1. TheGeezer

      @Alpha We’re definitely on the same page here.
      Actually I got two responses. The first was unbelievably stupid.

      I gave them a reference to the phishtank report on the fraud so they could see the entire URL with their registered domain and the screen shot of the fake Chase bank page. The response I got was: “Sorry, we are not the registrar for phishtank”.

      I replied back typing very slowly “I know you are not the reg..is..strar for …” (you get the picture). The response about proving it was then from a different person. I replied back again hoping to copy Chase on it, but couldn’t find a good Chase email address.

      In my last reply I summed up our correspondence to that point and made a list of all the things they should have checked, the last being that if the registrant was claiming to be Chase bank then the registrant should prove he is indeed acting on behalf of JPMorgan, that the burden of proof was on the registrant and the registrar not on me.

      And I’m sure you’ve seen this type of registrant ‘whois’ information before. The information supplied could only be described as ‘cocky’, like they were trying to show that they could supply the most absurd information and still get registered, which of course they could and did.

      I didn’t get a response to my last email which I must admit was not intended to be polite. The site is down, the domain was still registered last time I looked.

      I still think we’re going too easy on the registrars. That’s why I think the contract with ICANN has to be strengthened.

      If I bought a Glock handgun in a mall and shot four people trying to load it and explained to the police that I really was just learning how to use it, that explanation would not go over too well.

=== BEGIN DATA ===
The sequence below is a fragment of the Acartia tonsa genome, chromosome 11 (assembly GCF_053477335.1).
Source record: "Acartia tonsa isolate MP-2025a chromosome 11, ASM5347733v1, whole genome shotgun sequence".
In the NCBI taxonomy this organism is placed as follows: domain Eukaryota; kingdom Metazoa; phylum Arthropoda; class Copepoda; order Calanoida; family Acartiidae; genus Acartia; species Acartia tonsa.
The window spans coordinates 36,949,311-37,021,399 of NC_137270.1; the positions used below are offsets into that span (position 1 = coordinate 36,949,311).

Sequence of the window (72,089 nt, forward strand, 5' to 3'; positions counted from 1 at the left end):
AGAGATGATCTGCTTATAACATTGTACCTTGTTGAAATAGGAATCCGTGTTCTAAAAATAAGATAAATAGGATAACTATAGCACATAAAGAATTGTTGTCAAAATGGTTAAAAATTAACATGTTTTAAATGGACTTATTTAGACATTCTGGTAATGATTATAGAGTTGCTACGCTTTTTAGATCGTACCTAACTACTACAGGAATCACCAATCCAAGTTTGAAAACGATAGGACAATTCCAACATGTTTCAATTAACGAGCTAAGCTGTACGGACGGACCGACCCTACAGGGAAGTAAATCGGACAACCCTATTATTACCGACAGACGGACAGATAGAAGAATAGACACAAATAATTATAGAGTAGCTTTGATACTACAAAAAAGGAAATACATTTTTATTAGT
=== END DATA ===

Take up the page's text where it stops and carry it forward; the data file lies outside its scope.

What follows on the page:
The registrars have the same power in their hands to inflict damage as has been shown by the many articles Brian has written. If they can’t handle it they shouldn’t be in the business. I know registrars who can handle it very well. They have tools which provide them feeds on fraud. OpenDNS provides a free feed and some use netcraft.

      If they can’t take down a domain in a reasonable length of time after it’s been shown to be fraudulent they just simply shouldn’t be allowed to register domains. And this means they should be available to take domains down 24/7, not just prime shift 5 days a week. It is too serious an issue to be handled when they can get around to it.

      Thanks for the Chase link.

      1. AlphaCentauri

        ICANN is answering to too many masters, one of which is probably all the money coming in when spammers register thousands of domain names. They also have to avoid looking like the Americans telling the rest of the world what to do, or everyone else may take their marbles and go home to their own registries.

        OTOH, in the brief time I’ve been reporting domains, I’ve seen dramatic changes in the way individual registrars deal with fraudulent registrations. Registrars like HKDNR, Gandi, Directi and TodayNIC have gone from being some of the worst to being some of the best. OnlineNIC is potentially on the brink of cleaning up. So I’d favor patient, persistent education so that when they make the decision to stop tolerating this crap (or the Chinese government makes the decision for them), they’ll have some idea how to go about changing their procedures.